Anybody who knows me will know that an album that opens with an auto-tuned shout-out to ‘hustlers, ballers’, ‘gangstas’ and ‘scholars’ is hardly my musical dream come true but that’s exactly where I found myself fifteen seconds into this release from Kansas City native Alias IQ. It’s an unashamedly hollow start to an album that pretty much sets the standard for the ensuing forty-five minutes.
Alias IQ is another MC hailing from the currently thriving KC rap scene for which artists such as Tech N9ne and Mac Lethal have long been flying the flag. Despite both of those artists putting in work for many years it is only recently that they have started to gain the attention that they both deserve albeit for very different reasons; Tech’s recent collaborations with Lil’ Wayne opening him up to a broader audience while Mac’s YouTube appearance of him, umm, rapping really fast about pancakes has reached over twenty million views to date. With these two gents smashing the door open for the Kansas City scene the time seems right for other likeminded artists to grab the opportunity with both hands and make a name for themselves. Unfortunately Alias IQ doesn’t really do that and instead opts to recycle rather tired rap clichÃ©s over an often uninspiring selection of beats.
“The Green Album” unsurprisingly opens with “The Green Album Introduction” where the aforementioned auto-tuned hook drops before IQ tells the listener to “grab your bitch by her g-string and hit her with e’erything” over a beat which wouldn’t sound out of place on a 1997 No Limit release. “International” strangely opens with thirty seconds of guitar fiddling which is immediately forgotten and replaced by the hard hitting instrumental which is underpinned by a smooth guitar lick and stuttering drums. Surprisingly Alias IQ actually handles all of the production on “The Green Album” himself. You can tell that he is fairly skilled behind the boards and a few of the beats here (“Child of God”, “How I Feel” and “What I Do”) sound like the work of an accomplished beatmaker but IQ’s voice and lazy delivery just don’t seem to fit them quite right.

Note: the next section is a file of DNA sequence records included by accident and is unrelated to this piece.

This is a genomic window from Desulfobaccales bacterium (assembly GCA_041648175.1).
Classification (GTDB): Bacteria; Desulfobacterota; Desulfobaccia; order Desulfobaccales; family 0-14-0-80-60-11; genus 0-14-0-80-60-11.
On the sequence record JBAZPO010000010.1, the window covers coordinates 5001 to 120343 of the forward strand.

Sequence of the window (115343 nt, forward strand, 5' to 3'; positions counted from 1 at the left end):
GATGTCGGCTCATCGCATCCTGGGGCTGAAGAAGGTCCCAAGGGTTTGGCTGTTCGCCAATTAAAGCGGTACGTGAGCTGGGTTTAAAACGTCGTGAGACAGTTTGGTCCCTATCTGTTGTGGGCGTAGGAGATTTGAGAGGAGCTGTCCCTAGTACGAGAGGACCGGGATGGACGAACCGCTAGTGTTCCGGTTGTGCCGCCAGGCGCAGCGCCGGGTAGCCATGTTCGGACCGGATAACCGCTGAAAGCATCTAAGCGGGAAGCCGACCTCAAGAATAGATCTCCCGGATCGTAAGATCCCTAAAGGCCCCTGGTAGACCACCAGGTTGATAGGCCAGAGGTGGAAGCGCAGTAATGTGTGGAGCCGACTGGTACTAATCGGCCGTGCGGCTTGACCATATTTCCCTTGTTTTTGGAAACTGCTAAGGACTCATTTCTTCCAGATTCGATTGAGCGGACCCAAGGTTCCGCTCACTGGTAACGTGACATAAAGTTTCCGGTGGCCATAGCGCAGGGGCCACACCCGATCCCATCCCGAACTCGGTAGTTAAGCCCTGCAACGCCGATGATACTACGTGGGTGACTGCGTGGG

There are a couple of occasions here where Alias IQ does seem to get it right with both “Make that Trip” and “Get it Done”. Both beats suit IQ’s pimped out drawl down to the ground and if he was to channel his energy in this direction then I could see him banging out a steady stream of strip bar ready anthems. The problem seems to be that he tries his hand at too many styles of production that don’t fit his flow and the results aren’t too pretty.
That is probably my biggest issue with this LP. I could forgive the lack of substance to the rhymes if there was something there to carry them. Either a commanding flow, a unique voice or even just some clever wordplay would be enough to keep this listener’s attention but as it is I couldn’t find any reason to press play again once the album had run its course. At times it sounds like Alias IQ is struggling to keep on beat and he can often be heard trying to hurriedly pack an extra four or five words into a bar when he really shouldn’t need to. He did make the beat himself after all.
I accept that this album is not for me and Alias IQ is clearly targeting a very different listener to the one tasked with reviewing it. It is highly doubtful that he created this album with the intention of cracking that elusive ‘thirty year old white guy from the south of England’ market and so maybe, just maybe, this release will be greeted with a warmer reception elsewhere.